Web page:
“‘Tis nothing for a man to hold up his head in a calm; but to maintain his post when all others have quitted their ground and there to stand upright when other men are beaten down is divine” (Seneca).
IN MANY SITUATIONS, WE HOPE TO DO MORE THAN MAINTAIN THE STATUS QUO, BUT IN TRUTH, “MAINTENANCE” IS A MORE WORTHY ACHIEVEMENT THAN WE MIGHT THINK. “Maintain” comes from the Latin phrase manu tenere, “to hold in the hand.” So to maintain something means to “hold” it, keep it, or continue it. And frankly, there are many good things that need to be continued.
Another definition of maintenance is “upkeep” or “the work of keeping something in proper condition.” And most of us have experienced that there is a lot of that to be done in the world. Left to themselves, things decay and suffer degradation. Without the worthy work of maintenance, none of the good things in life will keep working. Think of your marriage, for example. If you don’t nourish it frequently, it will die. If you don’t maintain it, it will degenerate.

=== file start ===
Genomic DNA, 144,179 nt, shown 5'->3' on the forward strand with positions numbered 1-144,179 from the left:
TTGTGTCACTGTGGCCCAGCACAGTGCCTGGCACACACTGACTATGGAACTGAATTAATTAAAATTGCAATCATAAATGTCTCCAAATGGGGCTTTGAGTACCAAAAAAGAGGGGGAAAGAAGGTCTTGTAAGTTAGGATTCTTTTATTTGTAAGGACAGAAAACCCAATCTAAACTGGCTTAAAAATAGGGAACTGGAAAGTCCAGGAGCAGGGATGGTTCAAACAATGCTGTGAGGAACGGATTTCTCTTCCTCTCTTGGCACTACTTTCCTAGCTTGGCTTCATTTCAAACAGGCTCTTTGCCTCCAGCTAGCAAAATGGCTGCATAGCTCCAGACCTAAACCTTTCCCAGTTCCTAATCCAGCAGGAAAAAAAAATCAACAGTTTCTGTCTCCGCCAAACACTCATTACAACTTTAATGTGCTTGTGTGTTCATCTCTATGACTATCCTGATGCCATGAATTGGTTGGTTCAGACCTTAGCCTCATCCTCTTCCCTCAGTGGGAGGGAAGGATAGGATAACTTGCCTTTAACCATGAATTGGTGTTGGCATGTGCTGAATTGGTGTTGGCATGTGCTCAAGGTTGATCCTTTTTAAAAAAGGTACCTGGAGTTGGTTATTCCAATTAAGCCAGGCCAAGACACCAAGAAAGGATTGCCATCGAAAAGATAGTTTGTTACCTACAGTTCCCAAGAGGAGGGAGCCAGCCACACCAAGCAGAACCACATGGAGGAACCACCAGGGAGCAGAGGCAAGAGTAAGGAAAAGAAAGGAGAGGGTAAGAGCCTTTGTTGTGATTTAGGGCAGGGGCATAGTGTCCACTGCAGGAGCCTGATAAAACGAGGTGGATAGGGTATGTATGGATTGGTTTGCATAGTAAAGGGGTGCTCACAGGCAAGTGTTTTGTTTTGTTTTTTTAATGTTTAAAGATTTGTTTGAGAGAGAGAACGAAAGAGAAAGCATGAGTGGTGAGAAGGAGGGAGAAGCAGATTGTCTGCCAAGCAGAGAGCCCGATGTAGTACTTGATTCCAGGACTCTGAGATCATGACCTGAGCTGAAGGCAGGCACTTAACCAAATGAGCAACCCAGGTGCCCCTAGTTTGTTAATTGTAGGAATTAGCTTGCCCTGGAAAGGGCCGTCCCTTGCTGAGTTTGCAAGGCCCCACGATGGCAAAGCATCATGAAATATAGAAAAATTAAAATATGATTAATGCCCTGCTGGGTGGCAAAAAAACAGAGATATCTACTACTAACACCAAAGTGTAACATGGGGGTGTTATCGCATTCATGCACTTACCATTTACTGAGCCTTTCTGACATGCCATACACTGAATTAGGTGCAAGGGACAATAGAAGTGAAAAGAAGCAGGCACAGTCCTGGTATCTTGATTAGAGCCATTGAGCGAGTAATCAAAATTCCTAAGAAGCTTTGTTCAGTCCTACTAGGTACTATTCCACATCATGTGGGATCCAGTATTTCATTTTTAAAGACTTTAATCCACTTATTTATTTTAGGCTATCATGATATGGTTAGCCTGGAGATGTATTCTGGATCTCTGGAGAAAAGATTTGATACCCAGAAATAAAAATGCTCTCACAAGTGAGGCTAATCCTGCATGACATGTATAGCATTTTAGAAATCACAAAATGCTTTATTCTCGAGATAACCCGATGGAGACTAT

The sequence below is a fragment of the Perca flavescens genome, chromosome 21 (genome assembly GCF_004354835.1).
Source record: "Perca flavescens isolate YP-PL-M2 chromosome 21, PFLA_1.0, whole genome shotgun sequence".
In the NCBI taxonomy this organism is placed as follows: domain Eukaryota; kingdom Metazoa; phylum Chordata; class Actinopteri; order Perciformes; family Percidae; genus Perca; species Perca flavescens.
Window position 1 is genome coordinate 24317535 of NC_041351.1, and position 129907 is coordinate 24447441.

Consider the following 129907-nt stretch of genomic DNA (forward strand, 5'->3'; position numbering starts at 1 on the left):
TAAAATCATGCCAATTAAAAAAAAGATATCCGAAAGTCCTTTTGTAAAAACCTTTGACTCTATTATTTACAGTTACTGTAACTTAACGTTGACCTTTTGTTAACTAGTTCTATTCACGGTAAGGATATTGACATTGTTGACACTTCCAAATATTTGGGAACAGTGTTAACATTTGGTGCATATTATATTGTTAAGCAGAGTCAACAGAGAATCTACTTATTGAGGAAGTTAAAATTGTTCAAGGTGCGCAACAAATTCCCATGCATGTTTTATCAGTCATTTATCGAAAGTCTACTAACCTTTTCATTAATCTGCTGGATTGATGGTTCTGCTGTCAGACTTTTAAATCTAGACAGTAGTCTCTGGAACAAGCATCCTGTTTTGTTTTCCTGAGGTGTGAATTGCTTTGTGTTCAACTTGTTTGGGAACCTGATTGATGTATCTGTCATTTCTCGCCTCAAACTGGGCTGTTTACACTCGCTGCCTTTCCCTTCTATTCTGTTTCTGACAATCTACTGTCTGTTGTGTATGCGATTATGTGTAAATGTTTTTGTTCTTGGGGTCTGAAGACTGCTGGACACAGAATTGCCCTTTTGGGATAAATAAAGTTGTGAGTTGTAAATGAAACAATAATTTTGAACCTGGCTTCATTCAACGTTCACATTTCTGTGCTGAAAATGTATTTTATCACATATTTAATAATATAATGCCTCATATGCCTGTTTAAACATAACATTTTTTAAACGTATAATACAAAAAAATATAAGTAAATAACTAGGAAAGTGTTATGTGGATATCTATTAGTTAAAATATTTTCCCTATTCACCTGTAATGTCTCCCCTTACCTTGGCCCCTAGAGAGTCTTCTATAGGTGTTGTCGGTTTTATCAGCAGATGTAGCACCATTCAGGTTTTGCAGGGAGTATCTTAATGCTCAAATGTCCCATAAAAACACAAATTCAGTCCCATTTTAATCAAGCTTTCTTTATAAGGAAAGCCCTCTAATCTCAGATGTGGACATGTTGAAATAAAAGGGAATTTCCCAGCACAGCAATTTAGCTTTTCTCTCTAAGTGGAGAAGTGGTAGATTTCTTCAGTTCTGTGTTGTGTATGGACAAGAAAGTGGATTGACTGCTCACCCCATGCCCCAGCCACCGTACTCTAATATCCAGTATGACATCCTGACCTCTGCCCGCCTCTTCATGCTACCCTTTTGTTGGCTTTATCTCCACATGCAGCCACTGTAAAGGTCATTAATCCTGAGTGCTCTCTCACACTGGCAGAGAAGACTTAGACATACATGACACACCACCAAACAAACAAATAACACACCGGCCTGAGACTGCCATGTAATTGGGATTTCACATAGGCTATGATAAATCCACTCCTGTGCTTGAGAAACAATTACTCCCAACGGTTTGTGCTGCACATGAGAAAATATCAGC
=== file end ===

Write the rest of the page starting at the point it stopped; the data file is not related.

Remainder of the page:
Maintenance requires, first of all, an appreciation of the thing that needs to be maintained. If you take your health for granted and don’t recognize its value, you won’t do what’s necessary to maintain it. If you’re not grateful for your house, you will neglect its upkeep.
But maintenance also requires constant vigilance and hard work. The kinds of things that have to be done to keep things going often don’t seem very exciting, but they must be done. If we don’t do them faithfully, we are setting ourselves up for serious regret later on.
Of all the treasures that need to be maintained, the most important is love, and therein lies a considerable challenge, for love is, of all things, the hardest to maintain. No, the maintenance of love is not hard in the sense of being unpleasant or burdensome, but it is hard because it is so fragile. Without maintenance, love that has taken years to create can be ruined by one season of thoughtless negligence.
“Love is difficult to sustain, not because it is a positive emotion, but because it is a complex one. Hate is easy to maintain for a lifetime because it is a simple one. Love might be compared to the building of a tall and elaborate sandcastle, taking many hours of painstaking effort, cooperation, balance, and persistence; and hate might be compared to the foot that comes along and with one vicious or thoughtless kick destroys in a moment what has been built up” (Sydney J. Harris).